Director Kelly Asbury (Shrek 2) brings the audience back to the era when every toy was a marketing opportunity, only this time the toys come first. But in the script by writer Alison Peck (Based on the characters created by David Horvath and Sun-min Kim and a story by Robert Rodriguez) we find a surprisingly well-rounded musical for children with a good moral at its center.
Moxy (Kelly Clarkson) is the most exuberant and positive resident in Uglyville, certain that every day is going to be the day that she gets to go and make a child happy. But when advice from her friend Lucky Bat (Leehom Wang) motivates her to seek that destiny on her own, she starts a journey that leads her and her friends to Perfection. There she encounters Lou (Nick Jonas), who will stop at nothing to ensure she fails.
This is a refreshing animated feature catered almost exclusively to younger children. The script is well-written, making it easy for any audience to understand. And instead of being filled with inside jokes that only adults will get, the film goes directly for its target audience. At times, the movie might be a little off-putting for older members in the theater, but at least it isn't as sugary as most films of this genre - teens might roll their eyes, but parents won’t want a stiff drink afterward.
Kelly Clarkson breathes her own personal exuberance for life into Moxy, benefiting the film and setting the bouncy pace from the beginning. Nick Jonas voices the perfect counter to her enthusiasm, providing just enough “bad guy” to fit without any of the scenes being particularly scary. The remainder of the musical cast, which features Ice-T, Lizzo, Janelle Monáe, Pitbull, Bebe Rexha, Blake Shelton, Charli XCX, and the previously mentioned Leehom Wang make it for a wonderful soundtrack. On top of the featured musical cast, Gabriel Iglesias and Wanda Sykes bring their own brands of comedy to the film to keep it moving along nicely in between musical numbers.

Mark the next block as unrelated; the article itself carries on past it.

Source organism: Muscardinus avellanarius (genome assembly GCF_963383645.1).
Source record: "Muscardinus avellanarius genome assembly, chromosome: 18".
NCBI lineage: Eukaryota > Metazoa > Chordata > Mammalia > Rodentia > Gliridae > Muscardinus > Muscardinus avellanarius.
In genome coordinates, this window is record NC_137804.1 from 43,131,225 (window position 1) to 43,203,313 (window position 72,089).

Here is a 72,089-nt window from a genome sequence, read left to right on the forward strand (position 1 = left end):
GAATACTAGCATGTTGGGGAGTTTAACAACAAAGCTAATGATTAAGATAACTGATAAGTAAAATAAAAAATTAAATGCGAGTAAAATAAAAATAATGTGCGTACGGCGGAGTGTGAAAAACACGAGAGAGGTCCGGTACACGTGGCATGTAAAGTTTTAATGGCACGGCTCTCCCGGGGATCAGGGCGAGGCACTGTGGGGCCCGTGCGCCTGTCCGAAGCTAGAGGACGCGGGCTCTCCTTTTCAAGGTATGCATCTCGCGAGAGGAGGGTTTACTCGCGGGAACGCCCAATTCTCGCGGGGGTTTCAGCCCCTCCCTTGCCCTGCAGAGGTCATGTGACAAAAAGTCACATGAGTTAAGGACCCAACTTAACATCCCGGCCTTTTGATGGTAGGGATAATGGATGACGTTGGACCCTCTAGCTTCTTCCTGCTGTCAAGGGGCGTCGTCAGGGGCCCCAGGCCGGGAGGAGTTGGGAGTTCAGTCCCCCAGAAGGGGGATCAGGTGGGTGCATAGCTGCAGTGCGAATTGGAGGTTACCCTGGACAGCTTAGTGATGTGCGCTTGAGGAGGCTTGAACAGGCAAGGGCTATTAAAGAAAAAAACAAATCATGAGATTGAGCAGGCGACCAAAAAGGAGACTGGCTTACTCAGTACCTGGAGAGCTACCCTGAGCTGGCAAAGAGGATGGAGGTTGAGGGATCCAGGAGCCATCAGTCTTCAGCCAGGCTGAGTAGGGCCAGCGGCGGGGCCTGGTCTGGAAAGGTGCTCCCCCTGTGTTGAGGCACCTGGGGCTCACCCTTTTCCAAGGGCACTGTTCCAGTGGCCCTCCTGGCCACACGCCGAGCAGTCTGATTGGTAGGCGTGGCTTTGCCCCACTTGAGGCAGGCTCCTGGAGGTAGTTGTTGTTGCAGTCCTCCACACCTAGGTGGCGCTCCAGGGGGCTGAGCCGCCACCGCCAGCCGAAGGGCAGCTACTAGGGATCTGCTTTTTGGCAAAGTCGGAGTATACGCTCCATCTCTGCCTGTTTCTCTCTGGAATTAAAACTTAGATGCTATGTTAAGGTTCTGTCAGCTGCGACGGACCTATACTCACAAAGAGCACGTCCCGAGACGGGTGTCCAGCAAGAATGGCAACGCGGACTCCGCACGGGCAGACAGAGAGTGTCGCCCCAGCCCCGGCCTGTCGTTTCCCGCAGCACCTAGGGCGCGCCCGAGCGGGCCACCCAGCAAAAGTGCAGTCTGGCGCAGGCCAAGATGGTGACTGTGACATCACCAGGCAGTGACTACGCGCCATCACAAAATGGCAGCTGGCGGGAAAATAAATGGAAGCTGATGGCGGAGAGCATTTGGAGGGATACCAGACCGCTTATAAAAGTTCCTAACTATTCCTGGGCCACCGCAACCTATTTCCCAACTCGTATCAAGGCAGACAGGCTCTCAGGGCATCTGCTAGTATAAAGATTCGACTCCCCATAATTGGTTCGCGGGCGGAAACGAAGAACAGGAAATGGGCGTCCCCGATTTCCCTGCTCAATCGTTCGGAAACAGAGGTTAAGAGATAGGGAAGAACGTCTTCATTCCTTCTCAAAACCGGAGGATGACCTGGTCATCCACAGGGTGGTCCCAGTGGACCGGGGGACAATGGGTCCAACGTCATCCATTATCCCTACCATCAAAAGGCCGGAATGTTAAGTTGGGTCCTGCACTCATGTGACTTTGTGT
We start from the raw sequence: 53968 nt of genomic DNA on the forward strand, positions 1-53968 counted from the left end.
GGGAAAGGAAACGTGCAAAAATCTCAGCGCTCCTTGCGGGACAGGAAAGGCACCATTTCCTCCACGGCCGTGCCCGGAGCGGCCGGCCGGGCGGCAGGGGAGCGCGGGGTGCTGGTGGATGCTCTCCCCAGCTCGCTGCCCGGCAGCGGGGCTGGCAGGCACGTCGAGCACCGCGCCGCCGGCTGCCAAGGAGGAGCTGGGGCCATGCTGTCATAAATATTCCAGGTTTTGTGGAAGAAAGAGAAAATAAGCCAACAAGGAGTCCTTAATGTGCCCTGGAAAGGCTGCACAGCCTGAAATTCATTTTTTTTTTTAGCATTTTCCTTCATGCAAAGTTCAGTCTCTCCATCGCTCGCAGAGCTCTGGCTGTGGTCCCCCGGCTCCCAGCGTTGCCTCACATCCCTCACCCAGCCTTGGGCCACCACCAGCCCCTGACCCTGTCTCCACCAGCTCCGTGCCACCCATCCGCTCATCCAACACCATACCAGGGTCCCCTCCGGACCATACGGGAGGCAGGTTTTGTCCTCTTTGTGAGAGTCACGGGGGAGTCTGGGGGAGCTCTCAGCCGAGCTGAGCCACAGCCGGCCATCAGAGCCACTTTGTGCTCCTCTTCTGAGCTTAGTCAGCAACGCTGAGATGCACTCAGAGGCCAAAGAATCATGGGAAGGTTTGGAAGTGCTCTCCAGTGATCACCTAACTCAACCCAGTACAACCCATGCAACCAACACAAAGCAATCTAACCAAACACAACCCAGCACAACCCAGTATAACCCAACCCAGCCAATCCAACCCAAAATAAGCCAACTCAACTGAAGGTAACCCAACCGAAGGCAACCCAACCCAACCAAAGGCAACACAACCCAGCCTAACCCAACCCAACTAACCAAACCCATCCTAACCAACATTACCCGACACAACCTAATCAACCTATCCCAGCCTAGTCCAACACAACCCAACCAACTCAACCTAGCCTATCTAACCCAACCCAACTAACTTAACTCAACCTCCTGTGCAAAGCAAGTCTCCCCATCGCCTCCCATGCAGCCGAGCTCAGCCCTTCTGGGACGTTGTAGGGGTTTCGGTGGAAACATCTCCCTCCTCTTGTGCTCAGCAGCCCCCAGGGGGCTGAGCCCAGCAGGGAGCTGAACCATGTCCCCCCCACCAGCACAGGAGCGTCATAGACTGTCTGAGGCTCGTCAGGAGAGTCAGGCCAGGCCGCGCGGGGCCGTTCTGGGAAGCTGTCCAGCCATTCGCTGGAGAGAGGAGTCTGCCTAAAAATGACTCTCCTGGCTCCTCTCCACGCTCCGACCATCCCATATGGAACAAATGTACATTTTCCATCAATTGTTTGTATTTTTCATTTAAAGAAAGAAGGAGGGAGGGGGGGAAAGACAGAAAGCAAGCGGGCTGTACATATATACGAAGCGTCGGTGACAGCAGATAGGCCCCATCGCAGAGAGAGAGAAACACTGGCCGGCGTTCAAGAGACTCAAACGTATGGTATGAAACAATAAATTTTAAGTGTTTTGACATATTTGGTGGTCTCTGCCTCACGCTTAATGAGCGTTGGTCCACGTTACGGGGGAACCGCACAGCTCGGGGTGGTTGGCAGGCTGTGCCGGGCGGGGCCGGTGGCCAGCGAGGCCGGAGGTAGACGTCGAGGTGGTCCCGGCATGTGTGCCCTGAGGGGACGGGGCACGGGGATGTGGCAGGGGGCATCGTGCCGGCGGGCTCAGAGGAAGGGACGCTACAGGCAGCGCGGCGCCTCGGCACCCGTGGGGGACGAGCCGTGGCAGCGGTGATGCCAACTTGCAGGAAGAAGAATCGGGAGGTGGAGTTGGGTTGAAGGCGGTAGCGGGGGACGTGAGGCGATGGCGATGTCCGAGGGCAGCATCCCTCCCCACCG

The songs are bouncy and entertaining - exactly the type of music to keep kids happy and singing. There is one dropped moment that seemed right for a Pitbull solo, and the absence momentarily interrupts the flow of the film. Otherwise, the overall pace, as well as the spacing of the songs, is good.
From a technical standpoint, the animation is crisp, clear, and easy to follow - but otherwise unspectacular. A shining point is that the character designs never leave a doubt that, despite their animation, they are all dolls regardless of the town. This also adds benefit to the story, especially in the closing moments.
UglyDolls is a fun film that not only entertains, but also let's children know that it is important to accept their true selves and to embrace the differences in others. Therefore, making it a beautiful film with a powerful and compelling statement on self-love and awareness.
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